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5 'out there' interview questions for Enterprise Architects

Find out our ' top 5 'out there' interview questions to unearth best-of-breed Enterprise Architects

Effective Enterprise Architect interview questions get beneath the surface and reveal important truths about the candidate. Throwing in some ‘out there’ questions can help interviewers really understand the candidate, while allowing the candidate to reveal a bit more of themselves through their answers.

'Vision' is one of the key things that business leaders look for when hiring their next 'go to advisor' on all things technical. In fact, our latest research 'Does Enterprise Architecture need a re-brand?' has highlighted that 58% of respondents stated it was the number one quality they look for in an Enterprise Architect. But in a backdrop where 52% feel that the role is being watered down, we caught up with Simeon Evans to find out his top 5 - slightly 'out there'- Enterprise Architect interview questions that draw out the candidates capable of bridging the balance of technology, people and politics to create tangible - short term - value. 

Question #1: How big is your monthly coffee bill?

One of the key competencies that separates a Solutions Architect from an experienced Enterprise Architect is the ability to listen and understand sometimes rather complex business challenges. We are looking for trusted advisors here that are capable of building deep relationships with a broad spectrum of stakeholders - as a result you'd expect them to have racked up a rather big bill in the coffee shop over the course of an average month. You'd also expect effective Enterprise Architects to have a large technical network - probably built up from engagements on the events circuit. Whether you're talking about business architecture or technology architecture it's ok for Enterprise Architects not to have all the answers (no-one likes a know it all) but you'd expect them to know somebody who does.

Question #2: How good are you at telling bedtime stories?

In my experience one of the most effective skills a successful Enterprise Architect can have is the ability to paint a picture of a new reality for the business. When Enterprise Architects get this right they can change how people think and lead stakeholders to positive outcomes both in the short and long term. You're looking for an Enterprise Architect who can tell and engaging story with a beginning, middle and end that holds the attention of the business and creates buy in and project momentum. It can't be a long story or a boring one as the business will simply fall asleep on you and it's tough to wake them up after that.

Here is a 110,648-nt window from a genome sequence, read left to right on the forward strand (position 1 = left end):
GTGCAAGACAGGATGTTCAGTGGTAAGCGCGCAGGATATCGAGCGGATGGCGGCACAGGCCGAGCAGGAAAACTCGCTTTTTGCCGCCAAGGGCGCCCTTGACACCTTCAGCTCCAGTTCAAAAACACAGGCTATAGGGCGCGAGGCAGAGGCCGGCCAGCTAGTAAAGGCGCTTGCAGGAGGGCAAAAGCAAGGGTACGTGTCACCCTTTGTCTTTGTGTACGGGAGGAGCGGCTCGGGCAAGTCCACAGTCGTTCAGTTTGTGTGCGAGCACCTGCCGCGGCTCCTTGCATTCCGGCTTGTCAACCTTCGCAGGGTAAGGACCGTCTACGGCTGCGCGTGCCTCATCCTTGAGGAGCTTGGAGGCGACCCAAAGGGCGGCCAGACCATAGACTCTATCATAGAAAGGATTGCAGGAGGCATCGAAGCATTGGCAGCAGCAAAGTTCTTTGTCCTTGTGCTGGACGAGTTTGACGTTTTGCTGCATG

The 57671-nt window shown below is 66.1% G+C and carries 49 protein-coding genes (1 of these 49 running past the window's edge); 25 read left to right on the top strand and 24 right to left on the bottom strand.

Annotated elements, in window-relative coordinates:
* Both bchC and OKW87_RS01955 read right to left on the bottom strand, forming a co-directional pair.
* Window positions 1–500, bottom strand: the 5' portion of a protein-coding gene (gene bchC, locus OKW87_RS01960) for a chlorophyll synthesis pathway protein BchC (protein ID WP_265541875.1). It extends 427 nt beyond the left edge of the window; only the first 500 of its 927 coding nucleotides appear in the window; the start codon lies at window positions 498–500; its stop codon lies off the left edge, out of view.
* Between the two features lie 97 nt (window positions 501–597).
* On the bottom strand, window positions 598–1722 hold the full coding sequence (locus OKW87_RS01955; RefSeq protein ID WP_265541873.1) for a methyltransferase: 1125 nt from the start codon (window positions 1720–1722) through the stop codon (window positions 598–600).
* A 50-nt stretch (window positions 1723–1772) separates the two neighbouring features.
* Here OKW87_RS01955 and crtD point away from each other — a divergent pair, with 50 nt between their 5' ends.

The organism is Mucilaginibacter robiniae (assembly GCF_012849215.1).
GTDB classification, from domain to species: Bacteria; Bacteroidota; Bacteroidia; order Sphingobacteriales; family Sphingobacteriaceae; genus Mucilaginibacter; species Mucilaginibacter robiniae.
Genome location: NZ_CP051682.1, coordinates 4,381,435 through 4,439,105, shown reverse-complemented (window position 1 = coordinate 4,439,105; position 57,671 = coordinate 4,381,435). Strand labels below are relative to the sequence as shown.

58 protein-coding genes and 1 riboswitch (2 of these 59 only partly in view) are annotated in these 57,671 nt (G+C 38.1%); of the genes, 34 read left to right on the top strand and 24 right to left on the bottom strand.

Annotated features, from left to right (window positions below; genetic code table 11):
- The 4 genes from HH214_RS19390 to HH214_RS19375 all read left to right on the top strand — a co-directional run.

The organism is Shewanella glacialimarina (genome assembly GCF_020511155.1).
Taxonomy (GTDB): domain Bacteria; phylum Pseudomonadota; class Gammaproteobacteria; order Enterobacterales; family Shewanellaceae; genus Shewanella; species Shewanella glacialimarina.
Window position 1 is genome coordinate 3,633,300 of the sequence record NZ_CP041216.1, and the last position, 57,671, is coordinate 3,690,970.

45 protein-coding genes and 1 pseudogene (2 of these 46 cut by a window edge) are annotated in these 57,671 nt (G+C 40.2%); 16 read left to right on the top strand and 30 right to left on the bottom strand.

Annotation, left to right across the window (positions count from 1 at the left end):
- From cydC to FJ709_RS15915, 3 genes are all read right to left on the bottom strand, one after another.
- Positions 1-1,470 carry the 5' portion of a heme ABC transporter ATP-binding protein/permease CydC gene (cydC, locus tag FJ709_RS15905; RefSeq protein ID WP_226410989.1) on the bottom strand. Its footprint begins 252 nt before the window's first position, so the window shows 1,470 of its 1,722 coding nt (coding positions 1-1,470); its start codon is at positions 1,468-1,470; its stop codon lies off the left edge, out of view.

Question #3: When you schedule a meeting who turns up?

For me this is a really interesting question for Enterprise Architects as their answers can give you an insight into who is either inside the candidates circle of influence (if they are being honest) or who the candidate believes they should be influencing (if they are telling the odd fib). The ability for an Enterprise Architect to be self aware on this matter tells you everything you probably need to know about their ability to deal with the disappearing project sponsor. I would really drill into this area. You could go a step further and ask whether they believe people look forward to their meetings? Or even more directly which of their key stakeholders enjoys their meetings most and why? I'd be interested to know how often they themselves get invited to meetings and perhaps more importantly whether or not they get invited to the follow on meetings thereafter. On paper the Enterprise Architect should be the first person on the invite list, afterall their ultimate purpose is to make all the noise mean something. They should be the broker of communication between diverse groups of stakeholders.

Question #4: What's your worst ever battle scar? 

In our research we asked hiring managers to identify in their own words the single skill they find most difficult to source in an Enterprise Architect. There was certainly some sentiment in the responses towards 'experience' in fact one response that particularly stood out introduced the concept that an EA needs to be 'streetwise' and in a sense battled hardened from previous experience in large, complex projects with challenging stakeholders. This is a great question for Enterprise Architects is great because it's almost a double edged sword. In their answers, you want to hear about challenges that have been overcome. You want to hear about a voyage of self discovery. But by the nature of an EA's role of being a trusted advisor to the business there is probably a line that you wouldn't want candidates to cross in terms of just how candid they are.

Question #5: When growing up did you prefer to be a cop or a robber? 

Ultimately you are not looking for a policeman in an Enterprise Architect. There are plenty of things that we should do as an organisation but choose not to. A good EA should be able to understand when the business logic is right to deviate from the plan and when it isn't. You're not looking for someone that is going to go off and lecture the business you're looking for someone who is going to go out and engage with stakeholders constructively and create actionable deliverables to deliver growth opportunities.



Your role as the interviewer is to get the absolute best you can out of the candidate and give them the perfect platform to share their experience. Do not derail the interview by asking too many 'out there' questions.


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